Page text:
are willing to pay more than average for locally produced products.
say grocery prices at physical stores have always or frequently increased.
always or often trust a brand if it provides data protection.
would recommend a brand for its environmental record.
Middle East shoppers have retained many of the habits and attitudes that were embedded during the COVID-19 pandemic. They favour retailers who provide efficient delivery, both in-store and online, while they are willing to pay more for locally made products.
At the same time, the region’s consumers are increasingly choosy and agile. Middle East retailers are dealing with higher costs and supply chain issues, and their challenge is to retain the loyalty of digitally savvy shoppers who can - and often do - switch easily between channels, outlets or brands. Part of the solution is to recognise that Middle East consumer choices are increasingly influenced by environmental, social and governance (ESG) factors.
44% of shoppers in the region report that COVID-19 has encouraged them to buy from local retailers.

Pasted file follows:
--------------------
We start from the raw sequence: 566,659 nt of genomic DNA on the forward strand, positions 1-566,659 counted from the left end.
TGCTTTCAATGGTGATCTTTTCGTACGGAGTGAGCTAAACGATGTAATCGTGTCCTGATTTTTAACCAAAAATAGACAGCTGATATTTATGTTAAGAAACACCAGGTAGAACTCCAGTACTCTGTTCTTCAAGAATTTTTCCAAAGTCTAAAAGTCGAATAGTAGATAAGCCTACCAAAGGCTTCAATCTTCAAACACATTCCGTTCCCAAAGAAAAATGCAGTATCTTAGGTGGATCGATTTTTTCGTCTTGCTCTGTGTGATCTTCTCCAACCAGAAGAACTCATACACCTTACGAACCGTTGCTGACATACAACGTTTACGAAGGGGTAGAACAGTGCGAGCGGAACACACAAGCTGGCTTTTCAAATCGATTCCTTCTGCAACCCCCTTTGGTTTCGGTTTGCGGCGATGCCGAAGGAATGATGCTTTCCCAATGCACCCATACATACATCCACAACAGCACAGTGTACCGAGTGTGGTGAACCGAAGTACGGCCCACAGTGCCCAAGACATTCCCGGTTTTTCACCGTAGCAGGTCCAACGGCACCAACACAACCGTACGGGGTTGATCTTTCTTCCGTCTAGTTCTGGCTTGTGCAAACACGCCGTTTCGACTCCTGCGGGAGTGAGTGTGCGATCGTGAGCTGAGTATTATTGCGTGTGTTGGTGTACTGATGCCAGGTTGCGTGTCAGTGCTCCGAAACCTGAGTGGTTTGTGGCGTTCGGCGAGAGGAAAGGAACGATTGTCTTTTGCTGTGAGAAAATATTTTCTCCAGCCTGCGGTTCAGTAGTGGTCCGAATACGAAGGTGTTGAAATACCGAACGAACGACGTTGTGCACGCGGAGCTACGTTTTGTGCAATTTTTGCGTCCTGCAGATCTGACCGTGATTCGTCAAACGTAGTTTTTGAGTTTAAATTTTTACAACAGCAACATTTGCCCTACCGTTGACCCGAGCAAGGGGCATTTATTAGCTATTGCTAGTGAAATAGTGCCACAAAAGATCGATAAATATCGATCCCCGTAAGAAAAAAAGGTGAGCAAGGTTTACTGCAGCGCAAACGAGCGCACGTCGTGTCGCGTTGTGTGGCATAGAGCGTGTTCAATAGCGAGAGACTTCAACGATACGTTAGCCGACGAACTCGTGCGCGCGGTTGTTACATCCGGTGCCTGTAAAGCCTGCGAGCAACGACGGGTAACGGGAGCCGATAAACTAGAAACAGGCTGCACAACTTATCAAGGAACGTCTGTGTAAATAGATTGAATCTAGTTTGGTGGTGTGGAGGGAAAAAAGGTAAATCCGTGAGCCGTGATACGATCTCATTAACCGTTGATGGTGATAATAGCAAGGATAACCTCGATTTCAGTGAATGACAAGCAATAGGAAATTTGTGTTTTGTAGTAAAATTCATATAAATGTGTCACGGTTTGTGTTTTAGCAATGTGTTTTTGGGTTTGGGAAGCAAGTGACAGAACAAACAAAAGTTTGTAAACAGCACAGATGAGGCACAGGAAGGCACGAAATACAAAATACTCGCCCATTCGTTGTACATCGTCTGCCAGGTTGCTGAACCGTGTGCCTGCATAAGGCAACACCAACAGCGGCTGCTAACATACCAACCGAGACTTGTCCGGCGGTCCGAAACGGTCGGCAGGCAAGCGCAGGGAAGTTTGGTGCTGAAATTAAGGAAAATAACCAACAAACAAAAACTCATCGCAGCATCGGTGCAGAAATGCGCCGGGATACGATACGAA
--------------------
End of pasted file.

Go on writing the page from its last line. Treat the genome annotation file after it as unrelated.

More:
While 60% say they are shopping to some/great extent from outlets with an efficient delivery or collection service. Cost and convenience are not the only factors driving this trend.
In line with the global survey, 83% of regional respondents are willing, in varying degrees, to pay more than the average price for a purchase that is made or sourced locally, such as produce from a farmer’s market, and 80% will pay more for a product with a traceable or transparent origin. Local economic support and patriotism are other reasons why Middle East shoppers are more inclined to pay a higher price for locally sourced or produced goods.
Consumer’s willingness to pay more to a great extent for locally sourced products
Rising prices and delayed deliveries remain a familiar experience for shoppers throughout the region.
To take one example, 48% of Middle East consumers say grocery prices at physical stores have almost always or frequently increased since their last visit during the previous three months. 57% say the increasing cost of daily food purchases is one of the top three issues affecting their physical shopping experience, followed by larger queues and busier stores (36%) and lower quality products (29%).
The same concerns are evident with online shopping, where 43% of Middle East consumers report that grocery prices have risen almost always or frequently in recent months, in line with the global survey average. Rising prices for online grocery purchases was cited as the most significant “top three” issue undermining their online shopping experience, followed by delays in product delivery (42%) and a product being out of stock (37%).
Which of these issues is having the greatest impact on you? Ranked 1 to 3
Middle East consumers are spreading their wings to a far greater degree than the global survey average.